What would the break-up of the Euro mean for my business?
Unfortunately, for all the talk about a solution to the European debt situation in 2011, no satisfactory rescue plan is yet to emerge. As a result, fear over a euro break-up is guaranteed to be the main market story of 2012. We have received a fair few questions from clients as to what would happen to the euro, euro contracts and such in the event of a breakup.
The truth is that no one knows for sure exactly what will happen in the Eurozone in the next few months. However, we’ve pulled together this quick guide to help you understand the risks involved and, hopefully, ease any fears that you may have about a complete collapse being just around the corner.
What will cause the euro to break-up?
A litany of events could push the Eurozone closer to a break-up, with one or more member states leaving the single currency. For the most likely culprit you have to look at where these problems began; Greece.
It is almost certain that the Greeks will default on their debt, but this is not the problem. The problem is containing the risk of contagion from Greece to other economies. European leaders need to make sure that the mechanisms, funds and programs administered by the various economic bodies (the ECB, IMF, EFSF, ESM and others) are in position to deal with the situation should it emerge.
At the moment that is simply not the case. This has resulted in an increase in yields in peripheral debt, the rise of CDS (anti-default insurance) prices and continuing euro weakness.
Do we expect the euro to fall apart completely?
In the event ascribed above, no. The Greek problem is not large enough to drag the euro down with it. For that we would need another catalyst, probably in the form of Italy, to experience deep political problems and a bank falling apart that would combine to form a crisis without response.
At this point, combined with an expected recession in Europe, the interbank markets would freeze ‘a la Lehman Brothers’ and the world would tip into crisis. It’s important to note that we are not expecting this to happen, however, and affix a 10% probability to this scenario.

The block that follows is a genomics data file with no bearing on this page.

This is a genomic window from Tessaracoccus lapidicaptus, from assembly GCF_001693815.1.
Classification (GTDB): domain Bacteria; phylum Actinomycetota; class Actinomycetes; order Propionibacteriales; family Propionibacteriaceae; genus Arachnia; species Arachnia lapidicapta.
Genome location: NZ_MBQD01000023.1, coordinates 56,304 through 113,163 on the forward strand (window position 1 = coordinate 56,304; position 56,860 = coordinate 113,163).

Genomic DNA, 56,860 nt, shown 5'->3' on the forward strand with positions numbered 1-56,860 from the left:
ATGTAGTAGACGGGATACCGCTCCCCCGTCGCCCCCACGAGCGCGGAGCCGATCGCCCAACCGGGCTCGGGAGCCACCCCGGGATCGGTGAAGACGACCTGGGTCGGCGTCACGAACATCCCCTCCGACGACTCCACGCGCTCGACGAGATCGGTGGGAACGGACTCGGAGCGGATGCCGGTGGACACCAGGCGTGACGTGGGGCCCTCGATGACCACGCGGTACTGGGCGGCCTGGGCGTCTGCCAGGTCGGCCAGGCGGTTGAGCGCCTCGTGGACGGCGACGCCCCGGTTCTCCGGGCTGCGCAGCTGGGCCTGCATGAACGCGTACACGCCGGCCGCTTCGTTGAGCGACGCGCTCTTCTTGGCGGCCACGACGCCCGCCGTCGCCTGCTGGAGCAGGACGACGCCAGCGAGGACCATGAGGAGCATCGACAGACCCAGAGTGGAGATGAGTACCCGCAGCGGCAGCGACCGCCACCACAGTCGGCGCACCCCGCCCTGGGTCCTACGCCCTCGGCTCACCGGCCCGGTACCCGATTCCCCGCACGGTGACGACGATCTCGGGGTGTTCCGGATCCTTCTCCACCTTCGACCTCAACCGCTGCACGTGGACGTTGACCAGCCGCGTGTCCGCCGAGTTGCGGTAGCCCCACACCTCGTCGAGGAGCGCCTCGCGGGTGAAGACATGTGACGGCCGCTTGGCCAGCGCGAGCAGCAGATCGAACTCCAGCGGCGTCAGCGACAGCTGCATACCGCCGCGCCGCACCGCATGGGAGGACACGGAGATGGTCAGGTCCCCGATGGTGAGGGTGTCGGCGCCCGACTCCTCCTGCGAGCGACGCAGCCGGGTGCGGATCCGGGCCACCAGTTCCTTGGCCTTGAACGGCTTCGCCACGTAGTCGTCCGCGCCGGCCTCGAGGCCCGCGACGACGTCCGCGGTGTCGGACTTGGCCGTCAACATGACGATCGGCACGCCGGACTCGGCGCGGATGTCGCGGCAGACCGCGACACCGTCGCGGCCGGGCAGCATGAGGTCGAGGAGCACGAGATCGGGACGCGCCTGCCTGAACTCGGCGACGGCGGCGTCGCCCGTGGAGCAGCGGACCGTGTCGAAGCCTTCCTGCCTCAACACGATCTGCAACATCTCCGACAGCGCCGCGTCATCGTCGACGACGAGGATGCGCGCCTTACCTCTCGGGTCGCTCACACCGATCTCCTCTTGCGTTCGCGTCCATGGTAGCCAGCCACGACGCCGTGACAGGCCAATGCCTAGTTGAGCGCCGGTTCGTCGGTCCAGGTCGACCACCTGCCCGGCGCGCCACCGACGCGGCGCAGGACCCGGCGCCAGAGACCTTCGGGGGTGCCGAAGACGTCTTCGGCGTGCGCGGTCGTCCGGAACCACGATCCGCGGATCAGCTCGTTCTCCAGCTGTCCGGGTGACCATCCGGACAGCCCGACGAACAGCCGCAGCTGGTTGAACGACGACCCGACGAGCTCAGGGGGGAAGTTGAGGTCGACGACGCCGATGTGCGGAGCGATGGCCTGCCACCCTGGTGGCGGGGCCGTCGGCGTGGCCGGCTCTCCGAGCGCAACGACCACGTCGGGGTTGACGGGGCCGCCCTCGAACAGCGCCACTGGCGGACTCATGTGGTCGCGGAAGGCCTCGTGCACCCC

What would be the impact on UK businesses in the unlikely event that the euro collapses entirely?
This is difficult to say but we know of a few law firms who are exploring contract laws between European counterparties in the event that the euro ceases to exist, and a “New Drachma” is introduced for example.
Any re-introduced currencies (like the Drachma) would naturally depreciate versus the euro in the first instance. So, hypothetically, any contracts struck under Greek law would be resigned with an agreement that EUR 1 = 1 ‘New Drachma’.
However, a significant deprecation (likely to be double digit in % terms) in the value of the ‘New Drachma’ would unfold, as it became freely available on the markets.
To make sure that there is no disconnect between euro payments and new currency distributions, new terms may be needed with local suppliers. Companies may also need to “off-shore” cash so as to not fall under any governmental line in the event the state defaults and nationalises bank assets.
The Eurozone debt situation is a constantly evolving nightmare and while the European political classes will take the world to the edge of disaster before they put a solution together, we expect the situation will be clearer in a year’s time, and that in the end, the euro will remain as a trading instrument.
The apocalyptic scenarios are great for headlines and terrible for businesses, but we believe that the risks of these playing out in reality are minimal; a currency just doesn’t disappear overnight
For more information please contact World First through our website: www.worldfirst.com
Disclaimer: The above comments are only our views and should not be construed as advice. You should act using your own information and judgment. Although information has been obtained from and is based upon multiple sources the author believes to be reliable, we do not guarantee its accuracy and it may be incomplete or condensed. All opinions and estimates constitute the author’s own judgment as of the date of the briefing and are subject to change without notice. Any rates given are ‘interbank’ i.e. for amounts of £5million or more thus are not indicative of the rate offered by World First for smaller amounts. E&OE. Definitions of jargon/market terms can be found in our Glossary of Foreign Exchange Terms.
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